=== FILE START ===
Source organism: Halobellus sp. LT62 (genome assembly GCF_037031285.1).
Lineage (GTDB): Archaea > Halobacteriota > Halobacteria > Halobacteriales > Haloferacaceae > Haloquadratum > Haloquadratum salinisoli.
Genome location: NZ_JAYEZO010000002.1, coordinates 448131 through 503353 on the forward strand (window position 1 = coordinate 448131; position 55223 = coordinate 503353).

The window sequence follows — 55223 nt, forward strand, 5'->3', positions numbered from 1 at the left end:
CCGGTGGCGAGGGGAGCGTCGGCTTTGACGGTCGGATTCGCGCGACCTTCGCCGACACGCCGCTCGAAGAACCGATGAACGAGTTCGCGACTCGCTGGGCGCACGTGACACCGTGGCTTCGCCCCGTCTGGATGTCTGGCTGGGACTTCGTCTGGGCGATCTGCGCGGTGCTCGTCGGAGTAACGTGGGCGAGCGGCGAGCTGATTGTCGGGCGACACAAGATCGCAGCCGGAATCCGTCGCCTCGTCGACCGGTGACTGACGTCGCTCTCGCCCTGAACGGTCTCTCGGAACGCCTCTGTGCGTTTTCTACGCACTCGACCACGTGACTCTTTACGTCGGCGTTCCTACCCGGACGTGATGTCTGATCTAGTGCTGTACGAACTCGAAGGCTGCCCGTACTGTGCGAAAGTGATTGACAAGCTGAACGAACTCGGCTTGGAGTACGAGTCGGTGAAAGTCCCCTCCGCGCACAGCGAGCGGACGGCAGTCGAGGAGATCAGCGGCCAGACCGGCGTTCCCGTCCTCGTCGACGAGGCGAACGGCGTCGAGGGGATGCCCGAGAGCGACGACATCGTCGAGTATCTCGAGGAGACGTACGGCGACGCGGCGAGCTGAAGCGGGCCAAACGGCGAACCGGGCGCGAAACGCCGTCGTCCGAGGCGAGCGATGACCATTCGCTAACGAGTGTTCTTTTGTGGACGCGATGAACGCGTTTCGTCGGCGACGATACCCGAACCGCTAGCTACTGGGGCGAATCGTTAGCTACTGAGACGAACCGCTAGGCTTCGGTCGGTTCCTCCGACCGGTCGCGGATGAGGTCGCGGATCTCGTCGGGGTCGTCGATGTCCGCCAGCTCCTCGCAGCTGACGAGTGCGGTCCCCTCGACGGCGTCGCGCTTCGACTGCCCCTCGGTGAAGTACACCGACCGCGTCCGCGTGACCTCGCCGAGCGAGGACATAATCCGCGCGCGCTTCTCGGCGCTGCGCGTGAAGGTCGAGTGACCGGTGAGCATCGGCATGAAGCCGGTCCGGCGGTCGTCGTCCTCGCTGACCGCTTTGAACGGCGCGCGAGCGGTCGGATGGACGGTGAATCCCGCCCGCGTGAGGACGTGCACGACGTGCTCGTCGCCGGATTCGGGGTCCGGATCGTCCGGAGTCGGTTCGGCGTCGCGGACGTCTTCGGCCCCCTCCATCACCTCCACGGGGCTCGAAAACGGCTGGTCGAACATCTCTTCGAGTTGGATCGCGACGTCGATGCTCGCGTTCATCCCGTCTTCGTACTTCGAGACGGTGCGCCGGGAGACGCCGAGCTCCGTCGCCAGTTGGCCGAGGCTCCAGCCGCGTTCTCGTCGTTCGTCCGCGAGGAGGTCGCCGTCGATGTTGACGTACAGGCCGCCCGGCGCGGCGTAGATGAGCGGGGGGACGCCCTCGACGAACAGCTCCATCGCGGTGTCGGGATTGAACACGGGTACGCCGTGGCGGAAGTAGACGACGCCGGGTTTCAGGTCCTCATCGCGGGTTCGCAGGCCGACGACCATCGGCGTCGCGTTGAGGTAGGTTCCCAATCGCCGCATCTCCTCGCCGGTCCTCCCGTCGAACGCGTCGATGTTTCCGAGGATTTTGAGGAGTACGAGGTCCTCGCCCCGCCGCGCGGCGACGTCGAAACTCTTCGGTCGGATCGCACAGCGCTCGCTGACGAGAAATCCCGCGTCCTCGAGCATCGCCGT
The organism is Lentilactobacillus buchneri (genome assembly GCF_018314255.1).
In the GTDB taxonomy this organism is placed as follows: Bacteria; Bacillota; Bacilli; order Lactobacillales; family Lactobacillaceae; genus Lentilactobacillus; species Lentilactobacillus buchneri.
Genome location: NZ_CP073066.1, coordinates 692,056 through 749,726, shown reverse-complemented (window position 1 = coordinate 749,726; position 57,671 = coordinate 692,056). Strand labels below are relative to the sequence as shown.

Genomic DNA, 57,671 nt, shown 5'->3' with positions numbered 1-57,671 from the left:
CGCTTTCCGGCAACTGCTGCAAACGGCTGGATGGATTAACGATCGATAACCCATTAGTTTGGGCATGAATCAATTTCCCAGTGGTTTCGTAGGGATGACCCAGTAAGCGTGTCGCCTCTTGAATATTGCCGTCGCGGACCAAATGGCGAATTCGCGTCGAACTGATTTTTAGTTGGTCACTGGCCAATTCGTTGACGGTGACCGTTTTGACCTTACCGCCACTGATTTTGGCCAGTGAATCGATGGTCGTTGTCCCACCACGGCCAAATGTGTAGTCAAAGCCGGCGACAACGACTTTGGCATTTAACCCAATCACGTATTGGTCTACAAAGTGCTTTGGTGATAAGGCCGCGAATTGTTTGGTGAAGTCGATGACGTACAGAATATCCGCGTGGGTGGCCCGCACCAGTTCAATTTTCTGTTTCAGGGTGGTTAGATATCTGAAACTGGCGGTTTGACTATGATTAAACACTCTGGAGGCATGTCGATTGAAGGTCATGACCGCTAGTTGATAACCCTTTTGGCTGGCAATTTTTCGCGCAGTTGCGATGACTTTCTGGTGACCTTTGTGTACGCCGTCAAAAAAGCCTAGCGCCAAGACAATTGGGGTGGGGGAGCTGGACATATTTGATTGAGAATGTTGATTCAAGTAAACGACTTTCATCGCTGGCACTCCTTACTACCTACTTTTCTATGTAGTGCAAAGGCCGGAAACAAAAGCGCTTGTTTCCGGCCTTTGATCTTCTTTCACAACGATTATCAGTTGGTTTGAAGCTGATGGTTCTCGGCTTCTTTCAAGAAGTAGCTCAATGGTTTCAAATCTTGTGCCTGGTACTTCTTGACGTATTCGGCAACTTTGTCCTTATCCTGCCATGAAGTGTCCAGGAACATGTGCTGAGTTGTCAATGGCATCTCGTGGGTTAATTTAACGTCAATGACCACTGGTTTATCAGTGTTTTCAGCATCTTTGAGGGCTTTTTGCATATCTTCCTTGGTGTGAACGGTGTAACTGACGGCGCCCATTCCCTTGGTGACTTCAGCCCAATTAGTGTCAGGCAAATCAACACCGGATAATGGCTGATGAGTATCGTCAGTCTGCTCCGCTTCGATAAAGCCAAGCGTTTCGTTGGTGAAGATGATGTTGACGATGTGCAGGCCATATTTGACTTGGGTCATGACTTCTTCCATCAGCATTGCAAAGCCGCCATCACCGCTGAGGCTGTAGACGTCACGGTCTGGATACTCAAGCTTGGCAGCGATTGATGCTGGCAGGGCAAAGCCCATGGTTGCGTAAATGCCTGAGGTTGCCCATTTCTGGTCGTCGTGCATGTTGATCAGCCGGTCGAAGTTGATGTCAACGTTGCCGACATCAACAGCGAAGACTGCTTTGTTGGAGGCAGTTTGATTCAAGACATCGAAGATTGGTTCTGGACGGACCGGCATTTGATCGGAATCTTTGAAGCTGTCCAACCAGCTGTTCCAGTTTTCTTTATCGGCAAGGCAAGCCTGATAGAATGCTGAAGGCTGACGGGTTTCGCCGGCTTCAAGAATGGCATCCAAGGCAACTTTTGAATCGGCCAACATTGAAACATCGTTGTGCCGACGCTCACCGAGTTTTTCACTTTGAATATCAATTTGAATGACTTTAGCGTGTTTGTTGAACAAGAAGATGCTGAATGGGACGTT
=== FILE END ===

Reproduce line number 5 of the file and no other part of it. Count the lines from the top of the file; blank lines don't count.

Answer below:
CCGGTGGCGAGGGGAGCGTCGGCTTTGACGGTCGGATTCGCGCGACCTTCGCCGACACGCCGCTCGAAGAACCGATGAACGAGTTCGCGACTCGCTGGGCGCACGTGACACCGTGGCTTCGCCCCGTCTGGATGTCTGGCTGGGACTTCGTCTGGGCGATCTGCGCGGTGCTCGTCGGAGTAACGTGGGCGAGCGGCGAGCTGATTGTCGGGCGACACAAGATCGCAGCCGGAATCCGTCGCCTCGTCGACCGGTGACTGACGTCGCTCTCGCCCTGAACGGTCTCTCGGAACGCCTCTGTGCGTTTTCTACGCACTCGACCACGTGACTCTTTACGTCGGCGTTCCTACCCGGACGTGATGTCTGATCTAGTGCTGTACGAACTCGAAGGCTGCCCGTACTGTGCGAAAGTGATTGACAAGCTGAACGAACTCGGCTTGGAGTACGAGTCGGTGAAAGTCCCCTCCGCGCACAGCGAGCGGACGGCAGTCGAGGAGATCAGCGGCCAGACCGGCGTTCCCGTCCTCGTCGACGAGGCGAACGGCGTCGAGGGGATGCCCGAGAGCGACGACATCGTCGAGTATCTCGAGGAGACGTACGGCGACGCGGCGAGCTGAAGCGGGCCAAACGGCGAACCGGGCGCGAAACGCCGTCGTCCGAGGCGAGCGATGACCATTCGCTAACGAGTGTTCTTTTGTGGACGCGATGAACGCGTTTCGTCGGCGACGATACCCGAACCGCTAGCTACTGGGGCGAATCGTTAGCTACTGAGACGAACCGCTAGGCTTCGGTCGGTTCCTCCGACCGGTCGCGGATGAGGTCGCGGATCTCGTCGGGGTCGTCGATGTCCGCCAGCTCCTCGCAGCTGACGAGTGCGGTCCCCTCGACGGCGTCGCGCTTCGACTGCCCCTCGGTGAAGTACACCGACCGCGTCCGCGTGACCTCGCCGAGCGAGGACATAATCCGCGCGCGCTTCTCGGCGCTGCGCGTGAAGGTCGAGTGACCGGTGAGCATCGGCATGAAGCCGGTCCGGCGGTCGTCGTCCTCGCTGACCGCTTTGAACGGCGCGCGAGCGGTCGGATGGACGGTGAATCCCGCCCGCGTGAGGACGTGCACGACGTGCTCGTCGCCGGATTCGGGGTCCGGATCGTCCGGAGTCGGTTCGGCGTCGCGGACGTCTTCGGCCCCCTCCATCACCTCCACGGGGCTCGAAAACGGCTGGTCGAACATCTCTTCGAGTTGGATCGCGACGTCGATGCTCGCGTTCATCCCGTCTTCGTACTTCGAGACGGTGCGCCGGGAGACGCCGAGCTCCGTCGCCAGTTGGCCGAGGCTCCAGCCGCGTTCTCGTCGTTCGTCCGCGAGGAGGTCGCCGTCGATGTTGACGTACAGGCCGCCCGGCGCGGCGTAGATGAGCGGGGGGACGCCCTCGACGAACAGCTCCATCGCGGTGTCGGGATTGAACACGGGTACGCCGTGGCGGAAGTAGACGACGCCGGGTTTCAGGTCCTCATCGCGGGTTCGCAGGCCGACGACCATCGGCGTCGCGTTGAGGTAGGTTCCCAATCGCCGCATCTCCTCGCCGGTCCTCCCGTCGAACGCGTCGATGTTTCCGAGGATTTTGAGGAGTACGAGGTCCTCGCCCCGCCGCGCGGCGACGTCGAAACTCTTCGGTCGGATCGCACAGCGCTCGCTGACGAGAAATCCCGCGTCCTCGAGCATCGCCGT